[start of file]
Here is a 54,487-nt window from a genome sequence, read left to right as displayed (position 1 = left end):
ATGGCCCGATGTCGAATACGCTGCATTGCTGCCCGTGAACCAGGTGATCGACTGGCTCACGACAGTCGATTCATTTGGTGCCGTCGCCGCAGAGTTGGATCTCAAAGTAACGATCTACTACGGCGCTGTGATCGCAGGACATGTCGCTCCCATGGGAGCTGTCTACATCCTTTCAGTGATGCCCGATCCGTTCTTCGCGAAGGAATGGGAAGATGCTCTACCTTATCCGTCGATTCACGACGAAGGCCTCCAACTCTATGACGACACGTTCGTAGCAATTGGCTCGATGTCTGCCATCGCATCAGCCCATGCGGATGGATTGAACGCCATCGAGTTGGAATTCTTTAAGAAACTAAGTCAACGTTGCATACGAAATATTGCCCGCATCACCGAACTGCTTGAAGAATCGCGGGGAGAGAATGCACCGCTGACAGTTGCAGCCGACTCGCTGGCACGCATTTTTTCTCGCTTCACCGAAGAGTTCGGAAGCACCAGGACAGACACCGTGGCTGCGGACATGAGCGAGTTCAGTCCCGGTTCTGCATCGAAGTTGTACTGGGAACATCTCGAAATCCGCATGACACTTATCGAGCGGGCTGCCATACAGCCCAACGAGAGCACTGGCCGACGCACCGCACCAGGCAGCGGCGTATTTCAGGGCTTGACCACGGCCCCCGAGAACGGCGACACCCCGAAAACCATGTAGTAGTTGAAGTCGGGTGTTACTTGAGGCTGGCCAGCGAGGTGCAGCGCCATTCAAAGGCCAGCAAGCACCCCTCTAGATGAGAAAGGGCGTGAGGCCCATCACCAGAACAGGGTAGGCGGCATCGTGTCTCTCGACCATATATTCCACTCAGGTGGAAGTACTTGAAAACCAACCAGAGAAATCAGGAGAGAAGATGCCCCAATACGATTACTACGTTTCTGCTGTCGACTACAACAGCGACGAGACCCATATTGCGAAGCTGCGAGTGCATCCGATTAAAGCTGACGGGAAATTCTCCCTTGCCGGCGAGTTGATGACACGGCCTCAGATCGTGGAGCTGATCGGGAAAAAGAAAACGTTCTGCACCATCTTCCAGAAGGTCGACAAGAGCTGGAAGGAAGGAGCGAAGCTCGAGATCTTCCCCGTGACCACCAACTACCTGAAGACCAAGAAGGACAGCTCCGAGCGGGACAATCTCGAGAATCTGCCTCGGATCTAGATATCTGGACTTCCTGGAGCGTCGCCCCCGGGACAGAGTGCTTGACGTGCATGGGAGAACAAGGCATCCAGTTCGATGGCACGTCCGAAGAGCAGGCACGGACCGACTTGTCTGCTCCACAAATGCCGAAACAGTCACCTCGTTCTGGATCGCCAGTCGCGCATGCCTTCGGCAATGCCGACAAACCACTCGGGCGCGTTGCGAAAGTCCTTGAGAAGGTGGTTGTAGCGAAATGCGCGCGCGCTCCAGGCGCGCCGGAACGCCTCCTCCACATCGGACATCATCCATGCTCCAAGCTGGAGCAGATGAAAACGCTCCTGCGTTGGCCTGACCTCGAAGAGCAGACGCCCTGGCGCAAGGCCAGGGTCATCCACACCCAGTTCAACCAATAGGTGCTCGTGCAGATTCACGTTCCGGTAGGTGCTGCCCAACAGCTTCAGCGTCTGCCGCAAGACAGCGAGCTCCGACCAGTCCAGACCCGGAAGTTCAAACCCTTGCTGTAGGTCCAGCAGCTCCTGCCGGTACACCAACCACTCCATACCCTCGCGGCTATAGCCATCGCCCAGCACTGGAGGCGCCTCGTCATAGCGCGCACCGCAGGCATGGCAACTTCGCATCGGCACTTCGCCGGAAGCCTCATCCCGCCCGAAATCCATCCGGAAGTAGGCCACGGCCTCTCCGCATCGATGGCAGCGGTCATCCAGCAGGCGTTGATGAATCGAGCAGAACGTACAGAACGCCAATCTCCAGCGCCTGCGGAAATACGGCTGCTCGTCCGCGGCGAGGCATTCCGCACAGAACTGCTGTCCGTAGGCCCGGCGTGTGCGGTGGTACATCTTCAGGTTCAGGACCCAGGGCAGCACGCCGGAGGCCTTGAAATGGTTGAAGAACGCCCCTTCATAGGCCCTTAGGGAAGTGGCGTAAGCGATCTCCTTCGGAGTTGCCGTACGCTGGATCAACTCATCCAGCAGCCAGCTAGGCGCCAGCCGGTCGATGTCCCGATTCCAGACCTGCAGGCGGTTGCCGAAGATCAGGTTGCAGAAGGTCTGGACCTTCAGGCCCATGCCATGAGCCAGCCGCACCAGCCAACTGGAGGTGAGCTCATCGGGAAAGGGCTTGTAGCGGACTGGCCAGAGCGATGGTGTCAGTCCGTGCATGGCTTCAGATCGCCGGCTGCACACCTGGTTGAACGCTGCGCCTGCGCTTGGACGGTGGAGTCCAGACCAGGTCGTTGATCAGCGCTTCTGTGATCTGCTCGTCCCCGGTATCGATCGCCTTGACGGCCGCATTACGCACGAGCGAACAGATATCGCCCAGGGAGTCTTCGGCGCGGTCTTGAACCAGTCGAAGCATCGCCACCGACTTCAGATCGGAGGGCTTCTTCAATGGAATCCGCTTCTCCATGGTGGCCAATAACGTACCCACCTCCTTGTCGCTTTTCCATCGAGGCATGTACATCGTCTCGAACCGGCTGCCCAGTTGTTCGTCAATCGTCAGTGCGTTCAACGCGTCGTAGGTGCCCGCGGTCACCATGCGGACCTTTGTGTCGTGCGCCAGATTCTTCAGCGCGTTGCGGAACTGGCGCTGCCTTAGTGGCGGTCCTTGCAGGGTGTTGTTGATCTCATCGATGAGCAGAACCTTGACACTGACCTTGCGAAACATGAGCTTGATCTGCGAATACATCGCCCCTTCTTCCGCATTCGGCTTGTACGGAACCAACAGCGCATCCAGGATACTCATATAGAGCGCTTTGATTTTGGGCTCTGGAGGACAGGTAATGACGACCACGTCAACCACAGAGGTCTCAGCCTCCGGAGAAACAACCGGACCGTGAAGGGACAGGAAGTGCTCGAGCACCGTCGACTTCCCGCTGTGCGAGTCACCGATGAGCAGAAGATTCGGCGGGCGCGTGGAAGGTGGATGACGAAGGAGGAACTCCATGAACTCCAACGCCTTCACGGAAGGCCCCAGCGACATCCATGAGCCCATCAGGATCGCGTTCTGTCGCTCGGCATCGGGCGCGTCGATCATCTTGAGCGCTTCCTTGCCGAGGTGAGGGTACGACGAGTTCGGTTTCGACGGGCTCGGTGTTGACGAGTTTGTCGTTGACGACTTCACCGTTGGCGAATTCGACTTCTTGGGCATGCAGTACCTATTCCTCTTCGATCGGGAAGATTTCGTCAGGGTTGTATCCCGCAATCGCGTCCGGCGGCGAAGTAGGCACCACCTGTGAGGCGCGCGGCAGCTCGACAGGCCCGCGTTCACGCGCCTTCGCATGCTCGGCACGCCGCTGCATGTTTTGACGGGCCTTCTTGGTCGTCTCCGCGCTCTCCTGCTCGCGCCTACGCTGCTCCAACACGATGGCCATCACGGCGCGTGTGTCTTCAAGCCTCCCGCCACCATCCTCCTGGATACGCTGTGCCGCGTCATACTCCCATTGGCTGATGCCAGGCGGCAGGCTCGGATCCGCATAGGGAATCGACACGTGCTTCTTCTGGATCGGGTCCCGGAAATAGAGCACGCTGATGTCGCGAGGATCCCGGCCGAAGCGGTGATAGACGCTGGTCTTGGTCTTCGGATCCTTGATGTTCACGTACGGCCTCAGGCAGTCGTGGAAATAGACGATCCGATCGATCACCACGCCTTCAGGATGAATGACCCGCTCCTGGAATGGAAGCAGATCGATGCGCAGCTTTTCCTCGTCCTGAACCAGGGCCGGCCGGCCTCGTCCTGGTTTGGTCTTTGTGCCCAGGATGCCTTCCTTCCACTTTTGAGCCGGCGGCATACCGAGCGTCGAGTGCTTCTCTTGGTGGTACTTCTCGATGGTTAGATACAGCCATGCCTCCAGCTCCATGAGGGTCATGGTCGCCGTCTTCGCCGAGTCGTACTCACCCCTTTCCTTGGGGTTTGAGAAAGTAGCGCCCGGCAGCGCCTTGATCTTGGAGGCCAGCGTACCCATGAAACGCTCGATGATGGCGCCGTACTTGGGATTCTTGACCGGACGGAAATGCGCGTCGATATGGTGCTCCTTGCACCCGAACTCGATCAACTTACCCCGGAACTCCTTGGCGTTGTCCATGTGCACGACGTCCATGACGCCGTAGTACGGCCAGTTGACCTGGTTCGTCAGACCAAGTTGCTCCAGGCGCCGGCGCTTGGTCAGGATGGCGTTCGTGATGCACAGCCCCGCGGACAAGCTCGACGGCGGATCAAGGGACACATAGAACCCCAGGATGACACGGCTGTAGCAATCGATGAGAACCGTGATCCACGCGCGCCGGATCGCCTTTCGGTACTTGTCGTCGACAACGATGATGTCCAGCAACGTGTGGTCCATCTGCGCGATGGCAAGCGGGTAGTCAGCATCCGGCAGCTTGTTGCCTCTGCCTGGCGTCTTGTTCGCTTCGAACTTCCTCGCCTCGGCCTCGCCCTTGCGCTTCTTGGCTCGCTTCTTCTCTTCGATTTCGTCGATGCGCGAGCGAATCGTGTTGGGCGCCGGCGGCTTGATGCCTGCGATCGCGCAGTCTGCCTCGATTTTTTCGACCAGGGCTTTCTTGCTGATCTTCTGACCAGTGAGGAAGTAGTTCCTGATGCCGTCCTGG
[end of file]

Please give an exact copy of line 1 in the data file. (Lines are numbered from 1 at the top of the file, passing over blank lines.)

Here is a 54,487-nt window from a genome sequence, read left to right as displayed (position 1 = left end):